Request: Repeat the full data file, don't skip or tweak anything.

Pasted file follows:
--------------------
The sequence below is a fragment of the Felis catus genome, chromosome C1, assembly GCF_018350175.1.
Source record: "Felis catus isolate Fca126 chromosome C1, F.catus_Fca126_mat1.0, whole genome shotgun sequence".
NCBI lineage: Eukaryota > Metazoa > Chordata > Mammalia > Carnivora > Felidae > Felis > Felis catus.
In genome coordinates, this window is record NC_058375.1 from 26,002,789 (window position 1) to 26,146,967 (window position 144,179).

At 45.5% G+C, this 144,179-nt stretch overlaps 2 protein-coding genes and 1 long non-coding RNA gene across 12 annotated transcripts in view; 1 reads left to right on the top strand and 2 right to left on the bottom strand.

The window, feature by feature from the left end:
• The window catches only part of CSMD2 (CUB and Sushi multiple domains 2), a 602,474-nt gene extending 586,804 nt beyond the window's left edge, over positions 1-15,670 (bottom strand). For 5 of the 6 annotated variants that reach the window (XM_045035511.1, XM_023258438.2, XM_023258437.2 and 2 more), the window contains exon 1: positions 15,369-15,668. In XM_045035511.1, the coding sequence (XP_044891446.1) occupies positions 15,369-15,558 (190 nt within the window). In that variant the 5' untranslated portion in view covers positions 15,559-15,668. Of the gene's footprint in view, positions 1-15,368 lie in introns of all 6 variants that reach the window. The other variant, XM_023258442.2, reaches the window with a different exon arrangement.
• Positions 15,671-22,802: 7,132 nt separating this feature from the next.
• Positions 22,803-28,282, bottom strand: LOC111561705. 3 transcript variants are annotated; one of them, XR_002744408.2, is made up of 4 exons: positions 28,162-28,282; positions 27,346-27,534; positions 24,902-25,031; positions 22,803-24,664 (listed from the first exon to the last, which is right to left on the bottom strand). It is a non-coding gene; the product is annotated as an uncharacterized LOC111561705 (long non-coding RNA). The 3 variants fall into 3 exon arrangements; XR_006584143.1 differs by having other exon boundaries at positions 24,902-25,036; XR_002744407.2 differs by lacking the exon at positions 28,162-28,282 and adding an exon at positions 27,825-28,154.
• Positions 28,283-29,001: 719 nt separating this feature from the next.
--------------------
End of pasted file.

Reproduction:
The sequence below is a fragment of the Felis catus genome, chromosome C1, assembly GCF_018350175.1.
Source record: "Felis catus isolate Fca126 chromosome C1, F.catus_Fca126_mat1.0, whole genome shotgun sequence".
NCBI lineage: Eukaryota > Metazoa > Chordata > Mammalia > Carnivora > Felidae > Felis > Felis catus.
In genome coordinates, this window is record NC_058375.1 from 26,002,789 (window position 1) to 26,146,967 (window position 144,179).

At 45.5% G+C, this 144,179-nt stretch overlaps 2 protein-coding genes and 1 long non-coding RNA gene across 12 annotated transcripts in view; 1 reads left to right on the top strand and 2 right to left on the bottom strand.

The window, feature by feature from the left end:
• The window catches only part of CSMD2 (CUB and Sushi multiple domains 2), a 602,474-nt gene extending 586,804 nt beyond the window's left edge, over positions 1-15,670 (bottom strand). For 5 of the 6 annotated variants that reach the window (XM_045035511.1, XM_023258438.2, XM_023258437.2 and 2 more), the window contains exon 1: positions 15,369-15,668. In XM_045035511.1, the coding sequence (XP_044891446.1) occupies positions 15,369-15,558 (190 nt within the window). In that variant the 5' untranslated portion in view covers positions 15,559-15,668. Of the gene's footprint in view, positions 1-15,368 lie in introns of all 6 variants that reach the window. The other variant, XM_023258442.2, reaches the window with a different exon arrangement.
• Positions 15,671-22,802: 7,132 nt separating this feature from the next.
• Positions 22,803-28,282, bottom strand: LOC111561705. 3 transcript variants are annotated; one of them, XR_002744408.2, is made up of 4 exons: positions 28,162-28,282; positions 27,346-27,534; positions 24,902-25,031; positions 22,803-24,664 (listed from the first exon to the last, which is right to left on the bottom strand). It is a non-coding gene; the product is annotated as an uncharacterized LOC111561705 (long non-coding RNA). The 3 variants fall into 3 exon arrangements; XR_006584143.1 differs by having other exon boundaries at positions 24,902-25,036; XR_002744407.2 differs by lacking the exon at positions 28,162-28,282 and adding an exon at positions 27,825-28,154.
• Positions 28,283-29,001: 719 nt separating this feature from the next.